In Akin Gump's Response to Interrogatories filed with the Department of Human Rights on May 22, 1992, Dennis Race described the incident as follows: "a female co-worker stood by him swinging her hips so as to provoke him." (Akin Gump did not produce any contemporaneous documentation of my harassment complaint that I lodged with Race and Lassman on the morning of October 24, 1991).

In November 1991 I described the above incident to an EEOC investigator Franklin C. Jones who said it was his opinion that the above incident was prima facie evidence of sexual harassment.

The Department of Human Rights in its Initial Determination (June 30, 1993) adopted my version of the incident verbatim, but categorized the incident as an "idea of reference" per the employer's Response.]

[Bob Strauss withdrew from the partnership in late August 1991 to assume his position as U.S. Ambassador to the Soviet Union. It was my subjective inference that firm personnel (particularly the supervisory staff) believed that I was somehow being "protected" by Bob Strauss.

The image of Jews as being protected by powerful figures is a notable feature of anti-Semitism. The theme recurs in the relations between the United States and the State of Israel, where the U.S. is seen as the sine qua non of Israel's existence ("Without the United States, Israel wouldn't last a minute!"). Ironically (or uncannily), Bob Strauss served as Special U.S. Ambassador to the Middle-East Peace negotiations during the Carter Administration.

While I worked at the law firm of Hogan & Hartson (1985-1988), when the department supervisor Sheryl Ferguson announced she was leaving the firm (on February 12, 1987), one employee said to me about another employee (Matthew Allender) who was seen as being "protected" by Ferguson: "Once she's gone (i.e., Ferguson) he (i.e., Allender) won't last a minute; we'll see to that."]

Gary Freedman said...

I continue to believe that some time in 1990, while I was riding alone in an elevator with a firm partner (David Eisenstadt), the attorney began to pace back and forth and whistle while glancing at me in an intentionally hostile and intimidating manner. See Brief of Appellee District of Columbia at 11. The partner was married to the firm's attorney recruitment administrator, Nina Eisenstein, who worked for hiring partner, Dennis Race, the individual who terminated my employment.

Gary Freedman said...

--While walking down a hallway in the firm’s offices, in May 1988, one of the firm’s associates who was walking toward Freedman began to hold a pencil next to his genital area and move it up and down. R. 328, 338.

[This is not a description of an idea of reference, but rather a description of a lewd gesture. The Department of Human Rights found that Dennis Race on October 24, 1991 asked me if the associate (Paul Wageman) maintained eye contact while making the gesture. The Department of Human Rights found that I affirmed to Race that the associate maintained eye contact. Record at 13.]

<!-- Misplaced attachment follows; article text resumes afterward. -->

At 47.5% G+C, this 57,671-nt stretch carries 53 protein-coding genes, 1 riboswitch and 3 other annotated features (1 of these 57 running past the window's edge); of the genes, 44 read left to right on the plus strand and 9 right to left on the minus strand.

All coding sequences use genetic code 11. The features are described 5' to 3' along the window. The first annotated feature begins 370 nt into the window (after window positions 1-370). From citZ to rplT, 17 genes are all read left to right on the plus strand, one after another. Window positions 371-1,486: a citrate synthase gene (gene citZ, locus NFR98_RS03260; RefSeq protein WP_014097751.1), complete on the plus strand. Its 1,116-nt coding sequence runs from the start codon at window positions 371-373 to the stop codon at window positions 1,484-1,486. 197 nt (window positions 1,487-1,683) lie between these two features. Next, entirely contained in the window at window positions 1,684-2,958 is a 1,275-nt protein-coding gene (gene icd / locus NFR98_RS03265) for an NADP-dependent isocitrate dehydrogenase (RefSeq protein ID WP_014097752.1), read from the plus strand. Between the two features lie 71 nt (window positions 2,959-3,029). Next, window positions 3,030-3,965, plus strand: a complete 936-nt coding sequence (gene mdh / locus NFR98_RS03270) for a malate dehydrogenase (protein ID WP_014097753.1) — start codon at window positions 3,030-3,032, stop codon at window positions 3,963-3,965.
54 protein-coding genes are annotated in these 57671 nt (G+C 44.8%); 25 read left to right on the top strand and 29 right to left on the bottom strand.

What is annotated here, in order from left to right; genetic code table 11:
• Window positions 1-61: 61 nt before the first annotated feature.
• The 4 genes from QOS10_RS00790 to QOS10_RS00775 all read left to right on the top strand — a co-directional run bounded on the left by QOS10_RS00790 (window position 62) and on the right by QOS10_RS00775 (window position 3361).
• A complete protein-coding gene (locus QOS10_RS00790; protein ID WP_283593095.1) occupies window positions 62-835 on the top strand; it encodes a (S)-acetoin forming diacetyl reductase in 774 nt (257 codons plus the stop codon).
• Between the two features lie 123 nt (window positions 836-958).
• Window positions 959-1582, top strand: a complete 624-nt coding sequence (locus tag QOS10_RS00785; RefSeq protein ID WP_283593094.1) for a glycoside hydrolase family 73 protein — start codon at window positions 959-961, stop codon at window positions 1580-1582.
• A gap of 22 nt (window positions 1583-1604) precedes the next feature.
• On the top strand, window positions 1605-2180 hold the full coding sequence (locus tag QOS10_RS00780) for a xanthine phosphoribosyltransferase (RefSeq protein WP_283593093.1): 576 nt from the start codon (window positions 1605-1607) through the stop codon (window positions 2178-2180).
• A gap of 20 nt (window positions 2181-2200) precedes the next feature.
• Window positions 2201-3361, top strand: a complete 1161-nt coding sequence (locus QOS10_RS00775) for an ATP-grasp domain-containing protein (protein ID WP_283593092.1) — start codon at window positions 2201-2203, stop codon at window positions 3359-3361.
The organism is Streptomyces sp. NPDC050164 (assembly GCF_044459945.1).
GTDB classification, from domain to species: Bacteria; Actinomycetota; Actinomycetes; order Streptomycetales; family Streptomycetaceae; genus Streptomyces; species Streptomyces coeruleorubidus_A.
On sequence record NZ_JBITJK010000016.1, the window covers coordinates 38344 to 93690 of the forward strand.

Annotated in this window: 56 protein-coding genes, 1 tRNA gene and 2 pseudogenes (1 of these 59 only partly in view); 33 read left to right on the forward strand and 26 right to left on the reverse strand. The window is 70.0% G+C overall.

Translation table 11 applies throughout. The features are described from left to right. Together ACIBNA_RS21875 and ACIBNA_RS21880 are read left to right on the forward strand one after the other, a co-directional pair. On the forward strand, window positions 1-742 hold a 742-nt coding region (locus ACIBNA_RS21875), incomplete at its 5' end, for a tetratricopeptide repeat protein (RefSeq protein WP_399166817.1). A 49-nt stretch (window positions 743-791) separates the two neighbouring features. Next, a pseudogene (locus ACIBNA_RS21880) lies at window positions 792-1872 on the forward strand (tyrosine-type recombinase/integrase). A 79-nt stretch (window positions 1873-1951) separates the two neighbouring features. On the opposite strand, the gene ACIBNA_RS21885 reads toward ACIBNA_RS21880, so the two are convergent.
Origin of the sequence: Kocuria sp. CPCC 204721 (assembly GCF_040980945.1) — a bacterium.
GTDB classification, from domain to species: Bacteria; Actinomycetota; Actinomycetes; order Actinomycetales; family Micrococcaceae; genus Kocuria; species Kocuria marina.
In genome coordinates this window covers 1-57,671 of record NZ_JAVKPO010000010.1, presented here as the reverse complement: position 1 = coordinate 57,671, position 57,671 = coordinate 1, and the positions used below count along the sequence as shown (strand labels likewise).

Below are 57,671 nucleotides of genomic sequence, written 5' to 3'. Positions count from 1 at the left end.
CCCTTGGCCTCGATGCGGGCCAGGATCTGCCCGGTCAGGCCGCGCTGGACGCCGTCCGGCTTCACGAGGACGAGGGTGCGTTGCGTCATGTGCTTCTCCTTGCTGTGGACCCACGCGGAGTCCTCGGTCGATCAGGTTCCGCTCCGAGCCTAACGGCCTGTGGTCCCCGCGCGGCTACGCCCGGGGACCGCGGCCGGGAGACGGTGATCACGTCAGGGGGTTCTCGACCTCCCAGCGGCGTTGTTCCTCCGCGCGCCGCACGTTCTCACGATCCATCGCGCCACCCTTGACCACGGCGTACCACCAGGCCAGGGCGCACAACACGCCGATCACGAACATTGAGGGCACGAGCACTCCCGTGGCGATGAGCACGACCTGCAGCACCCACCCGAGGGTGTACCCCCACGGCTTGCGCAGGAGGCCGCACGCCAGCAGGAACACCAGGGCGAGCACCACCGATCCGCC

Gary Freedman said...

-- In early August 1991, while eavesdropping on a coworker in an adjacent cubicle, Freedman noted that the coworker was talking about her July telephone bill, emphasizing the word "July." Two days later "[t]his seemingly meaningless incident assumed some small measure of significance" when he overheard this same employee, who was seated at her desk, state in a "markedly audible tone of voice" the children's rhyme, "liar, liar, pants on fire." On another occasion a brief time later, Freedman heard the same employee utter the Yiddish phrase, "Oy veh." R. 348. Freedman interprets the word "July" as a homophone for the phrase "Jew Lie," and believes that these anecdotes suggest that some his his coworkers "may have had an anti-semitic animus." R. 256.

[The coworker in question was Lutheria Harrison who is referenced in the incident above that occurred in March 1991.

The Corporation Counsel admits ("his coworkers 'may have had an anti-semitic animus'") that my beliefs were speculative and not fixed as is typical in persons with severe mental illness.

In fact, the anti-Semitic use of the word July as a homophone for the phrase Jew lie is fairly common. One would think that a state human rights agency would have been aware of that.

Gary Freedman said...

One morning during the summer of 1991 employees made repeated referenced that seemed to relate to legal assistant Jesse Raben, with whom I had been somewhat friendly, and who had left the firm in the spring of 1990 to attend law school. I inferred that perhaps Jesse had had some communication with a firm employee and had referred to me in the communication. Upon my return to the office from lunch that afternoon, Chris Roberson offered me a piece of chocolate, with the peculiar statement, “Here you look like you need some chocolate.” The statement could perhaps be interpreted as a reference to anal intercourse. Ms. Robertson’s statement was strangely reminiscent of my written message to J.D. Neary in early August 1989 (“I could use all the coordinating I can get.”) and J.D.’s written response dated August 7, 1989, “If you ever need any ‘coordinating’ don’t hesitate to call me” (see paragraph 25).

Faust Line 4399 refers to the word "Rabenstein." I knew that off the top of my head and changed my password to FAUSTLINE4399 -- an act of showing off that might have enraged supervisory staff. Jesse Raben's family name had originally been "Rabenstein."

Line 4399, gallows-mound: In German Rabenstein, literally 'raven's rock'. When criminals were hanged or broken on the wheel, the rough stone-built mound on which (for better public viewing) they were executed was generally outside any town, because their bodies would be left there unburied and would attract ravens and crows. Such places were of course uncanny. Faust and Mephistopheles ride past one on their way to the town in which Gretchen is awaiting her relatively merciful execution by beheading in the market-square (4588-94), after which she evidently expects to be buried (4521-6). The witches at the gallows-mound are reminiscent of thise in Macbeth; the scene is also thought to have beeninfluenced by Gottfried August Burger's famous Storm and Stress ballad Lenore (1774),in which a lover returning from a grave to fetch his mistress carries her off through the night, and on their way they ride past a place of excecution with spirits hovering round it.

Gary Freedman said...


Yiddish word for "mouth", as in an animal's mouth or maw; "trap".

Famakht dayn pisk! Schvayg! (Translation: Shut your trap! Be quiet!)